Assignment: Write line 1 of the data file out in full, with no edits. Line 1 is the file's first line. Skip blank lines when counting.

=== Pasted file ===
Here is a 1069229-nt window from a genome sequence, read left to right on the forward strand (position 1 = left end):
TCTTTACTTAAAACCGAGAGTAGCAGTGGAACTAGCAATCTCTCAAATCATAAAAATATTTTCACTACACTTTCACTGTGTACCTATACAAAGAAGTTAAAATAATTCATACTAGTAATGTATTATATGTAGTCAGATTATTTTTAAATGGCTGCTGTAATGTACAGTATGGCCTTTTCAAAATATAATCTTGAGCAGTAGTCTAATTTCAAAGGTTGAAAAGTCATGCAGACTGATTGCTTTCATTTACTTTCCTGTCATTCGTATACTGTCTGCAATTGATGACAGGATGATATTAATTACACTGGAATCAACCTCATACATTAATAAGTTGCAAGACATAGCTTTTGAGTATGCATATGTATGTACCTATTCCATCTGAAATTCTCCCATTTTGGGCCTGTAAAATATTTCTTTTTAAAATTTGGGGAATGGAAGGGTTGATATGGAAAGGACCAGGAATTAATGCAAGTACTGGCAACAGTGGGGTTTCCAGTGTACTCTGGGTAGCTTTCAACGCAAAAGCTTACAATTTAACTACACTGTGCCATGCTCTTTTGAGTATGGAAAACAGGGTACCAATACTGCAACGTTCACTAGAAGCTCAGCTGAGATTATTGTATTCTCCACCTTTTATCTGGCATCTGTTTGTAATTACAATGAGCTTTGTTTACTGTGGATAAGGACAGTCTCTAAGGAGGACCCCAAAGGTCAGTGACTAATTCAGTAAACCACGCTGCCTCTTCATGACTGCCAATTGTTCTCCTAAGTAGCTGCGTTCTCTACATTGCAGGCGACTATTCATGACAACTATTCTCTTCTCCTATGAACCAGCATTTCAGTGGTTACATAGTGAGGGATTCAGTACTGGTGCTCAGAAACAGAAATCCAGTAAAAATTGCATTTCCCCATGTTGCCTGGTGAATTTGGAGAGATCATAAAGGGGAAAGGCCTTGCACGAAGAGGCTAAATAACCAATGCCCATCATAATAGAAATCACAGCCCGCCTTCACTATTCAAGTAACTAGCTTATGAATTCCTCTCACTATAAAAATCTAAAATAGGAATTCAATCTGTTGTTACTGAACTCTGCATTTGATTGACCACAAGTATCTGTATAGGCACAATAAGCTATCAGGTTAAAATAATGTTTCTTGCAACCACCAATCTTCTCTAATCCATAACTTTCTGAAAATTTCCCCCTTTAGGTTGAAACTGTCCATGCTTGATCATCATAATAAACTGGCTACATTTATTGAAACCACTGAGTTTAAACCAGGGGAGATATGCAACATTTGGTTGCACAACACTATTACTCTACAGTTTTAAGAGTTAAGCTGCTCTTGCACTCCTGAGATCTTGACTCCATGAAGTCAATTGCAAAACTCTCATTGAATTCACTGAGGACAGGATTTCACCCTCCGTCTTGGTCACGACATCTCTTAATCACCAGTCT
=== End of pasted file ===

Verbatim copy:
Here is a 1069229-nt window from a genome sequence, read left to right on the forward strand (position 1 = left end):